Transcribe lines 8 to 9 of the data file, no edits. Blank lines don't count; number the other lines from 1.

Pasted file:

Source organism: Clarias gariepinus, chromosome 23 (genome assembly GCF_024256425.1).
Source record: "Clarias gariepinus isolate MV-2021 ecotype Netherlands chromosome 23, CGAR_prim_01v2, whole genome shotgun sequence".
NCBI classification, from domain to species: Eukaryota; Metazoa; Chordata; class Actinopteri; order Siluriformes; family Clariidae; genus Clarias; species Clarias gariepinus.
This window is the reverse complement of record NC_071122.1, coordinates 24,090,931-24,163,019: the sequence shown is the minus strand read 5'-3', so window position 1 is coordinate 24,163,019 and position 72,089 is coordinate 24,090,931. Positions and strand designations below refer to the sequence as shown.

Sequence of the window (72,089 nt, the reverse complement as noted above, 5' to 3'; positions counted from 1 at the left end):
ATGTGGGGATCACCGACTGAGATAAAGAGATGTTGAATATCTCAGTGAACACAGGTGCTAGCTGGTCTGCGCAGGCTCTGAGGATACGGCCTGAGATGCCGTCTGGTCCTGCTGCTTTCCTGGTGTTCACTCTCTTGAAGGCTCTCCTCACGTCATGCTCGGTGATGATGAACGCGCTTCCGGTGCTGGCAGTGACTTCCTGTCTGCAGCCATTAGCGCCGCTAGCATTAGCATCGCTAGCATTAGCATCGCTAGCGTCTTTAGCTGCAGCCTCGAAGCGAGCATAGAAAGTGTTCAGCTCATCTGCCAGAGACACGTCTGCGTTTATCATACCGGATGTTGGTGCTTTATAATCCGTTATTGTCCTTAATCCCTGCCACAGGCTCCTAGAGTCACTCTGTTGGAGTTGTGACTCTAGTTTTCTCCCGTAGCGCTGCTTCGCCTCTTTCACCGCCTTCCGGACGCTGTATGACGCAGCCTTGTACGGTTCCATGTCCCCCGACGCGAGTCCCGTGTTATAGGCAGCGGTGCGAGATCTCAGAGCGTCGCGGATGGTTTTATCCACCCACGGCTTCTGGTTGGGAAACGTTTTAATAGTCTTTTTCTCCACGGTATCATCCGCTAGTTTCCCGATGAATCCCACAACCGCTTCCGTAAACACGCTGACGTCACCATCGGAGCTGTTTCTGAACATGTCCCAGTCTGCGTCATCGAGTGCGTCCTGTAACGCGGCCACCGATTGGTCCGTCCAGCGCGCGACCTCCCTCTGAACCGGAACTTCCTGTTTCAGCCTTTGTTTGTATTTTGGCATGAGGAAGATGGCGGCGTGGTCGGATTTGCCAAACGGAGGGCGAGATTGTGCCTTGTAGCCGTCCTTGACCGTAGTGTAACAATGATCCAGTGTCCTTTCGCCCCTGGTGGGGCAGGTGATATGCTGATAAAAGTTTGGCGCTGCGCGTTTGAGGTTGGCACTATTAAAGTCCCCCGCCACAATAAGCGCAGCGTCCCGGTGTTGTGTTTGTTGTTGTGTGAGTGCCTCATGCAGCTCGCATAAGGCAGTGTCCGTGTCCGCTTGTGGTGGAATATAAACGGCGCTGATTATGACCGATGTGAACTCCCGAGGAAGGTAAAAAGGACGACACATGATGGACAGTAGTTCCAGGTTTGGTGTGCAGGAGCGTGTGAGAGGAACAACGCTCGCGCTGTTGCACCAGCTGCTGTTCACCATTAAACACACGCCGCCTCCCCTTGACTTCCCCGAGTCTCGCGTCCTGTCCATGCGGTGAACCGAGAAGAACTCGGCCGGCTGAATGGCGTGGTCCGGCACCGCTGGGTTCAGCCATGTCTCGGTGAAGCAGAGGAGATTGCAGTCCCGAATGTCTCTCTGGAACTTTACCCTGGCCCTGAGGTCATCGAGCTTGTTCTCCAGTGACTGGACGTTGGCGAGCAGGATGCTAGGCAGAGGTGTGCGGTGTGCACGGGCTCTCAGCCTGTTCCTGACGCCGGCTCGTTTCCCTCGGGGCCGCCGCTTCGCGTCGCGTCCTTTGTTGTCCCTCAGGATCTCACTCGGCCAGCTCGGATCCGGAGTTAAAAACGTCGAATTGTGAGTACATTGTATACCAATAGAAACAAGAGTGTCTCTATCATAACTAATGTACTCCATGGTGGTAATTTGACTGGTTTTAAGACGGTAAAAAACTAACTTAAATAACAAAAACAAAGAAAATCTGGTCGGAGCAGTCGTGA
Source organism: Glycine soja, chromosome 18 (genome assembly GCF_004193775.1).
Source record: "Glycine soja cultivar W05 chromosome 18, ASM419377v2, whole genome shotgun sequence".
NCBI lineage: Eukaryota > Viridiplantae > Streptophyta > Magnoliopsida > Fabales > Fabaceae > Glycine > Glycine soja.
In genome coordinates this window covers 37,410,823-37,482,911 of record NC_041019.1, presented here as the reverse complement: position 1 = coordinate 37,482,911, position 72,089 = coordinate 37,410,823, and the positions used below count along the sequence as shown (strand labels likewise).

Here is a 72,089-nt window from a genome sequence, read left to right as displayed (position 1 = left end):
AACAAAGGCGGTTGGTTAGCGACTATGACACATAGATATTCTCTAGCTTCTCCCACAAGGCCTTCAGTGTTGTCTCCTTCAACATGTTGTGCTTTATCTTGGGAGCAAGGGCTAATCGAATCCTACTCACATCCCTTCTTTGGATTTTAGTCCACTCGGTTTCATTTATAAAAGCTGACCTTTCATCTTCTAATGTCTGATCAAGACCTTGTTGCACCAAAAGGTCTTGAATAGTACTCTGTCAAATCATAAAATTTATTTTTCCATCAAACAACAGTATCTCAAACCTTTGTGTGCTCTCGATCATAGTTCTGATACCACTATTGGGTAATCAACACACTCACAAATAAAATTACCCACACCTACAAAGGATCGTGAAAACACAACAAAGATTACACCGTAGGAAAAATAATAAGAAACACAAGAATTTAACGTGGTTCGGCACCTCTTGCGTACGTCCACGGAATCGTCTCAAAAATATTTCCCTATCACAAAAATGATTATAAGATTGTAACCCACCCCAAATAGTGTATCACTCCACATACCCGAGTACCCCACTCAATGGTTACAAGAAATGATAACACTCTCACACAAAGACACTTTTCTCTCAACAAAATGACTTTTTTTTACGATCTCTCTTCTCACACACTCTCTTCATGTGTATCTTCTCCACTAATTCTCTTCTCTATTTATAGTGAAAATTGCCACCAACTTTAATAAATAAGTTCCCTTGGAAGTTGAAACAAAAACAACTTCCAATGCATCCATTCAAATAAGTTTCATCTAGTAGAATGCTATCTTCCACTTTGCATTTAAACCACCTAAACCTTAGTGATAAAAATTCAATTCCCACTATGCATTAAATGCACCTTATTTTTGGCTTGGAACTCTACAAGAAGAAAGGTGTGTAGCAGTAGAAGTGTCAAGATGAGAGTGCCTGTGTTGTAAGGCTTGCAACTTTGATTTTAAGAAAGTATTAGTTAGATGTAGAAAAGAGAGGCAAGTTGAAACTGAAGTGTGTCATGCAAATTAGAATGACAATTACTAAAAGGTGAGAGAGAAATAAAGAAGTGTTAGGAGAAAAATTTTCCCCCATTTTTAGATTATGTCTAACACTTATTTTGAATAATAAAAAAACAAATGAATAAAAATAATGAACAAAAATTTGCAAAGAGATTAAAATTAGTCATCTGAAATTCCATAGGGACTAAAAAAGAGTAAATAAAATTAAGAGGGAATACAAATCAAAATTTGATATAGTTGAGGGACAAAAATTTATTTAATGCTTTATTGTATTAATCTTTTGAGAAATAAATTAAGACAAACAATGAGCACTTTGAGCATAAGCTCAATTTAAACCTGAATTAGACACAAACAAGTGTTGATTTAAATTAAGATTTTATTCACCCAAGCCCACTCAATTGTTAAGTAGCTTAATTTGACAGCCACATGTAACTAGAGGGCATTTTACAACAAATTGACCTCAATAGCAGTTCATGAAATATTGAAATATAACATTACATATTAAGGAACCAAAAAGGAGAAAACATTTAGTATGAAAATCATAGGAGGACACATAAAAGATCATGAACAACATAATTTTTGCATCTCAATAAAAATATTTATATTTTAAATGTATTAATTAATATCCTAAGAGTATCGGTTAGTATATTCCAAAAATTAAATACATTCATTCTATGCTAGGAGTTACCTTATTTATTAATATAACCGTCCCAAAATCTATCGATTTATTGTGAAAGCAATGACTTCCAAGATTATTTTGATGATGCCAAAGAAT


Source record: "Glycine soja cultivar W05 chromosome 18, ASM419377v2, whole genome shotgun sequence".
NCBI lineage: Eukaryota > Viridiplantae > Streptophyta > Magnoliopsida > Fabales > Fabaceae > Glycine > Glycine soja.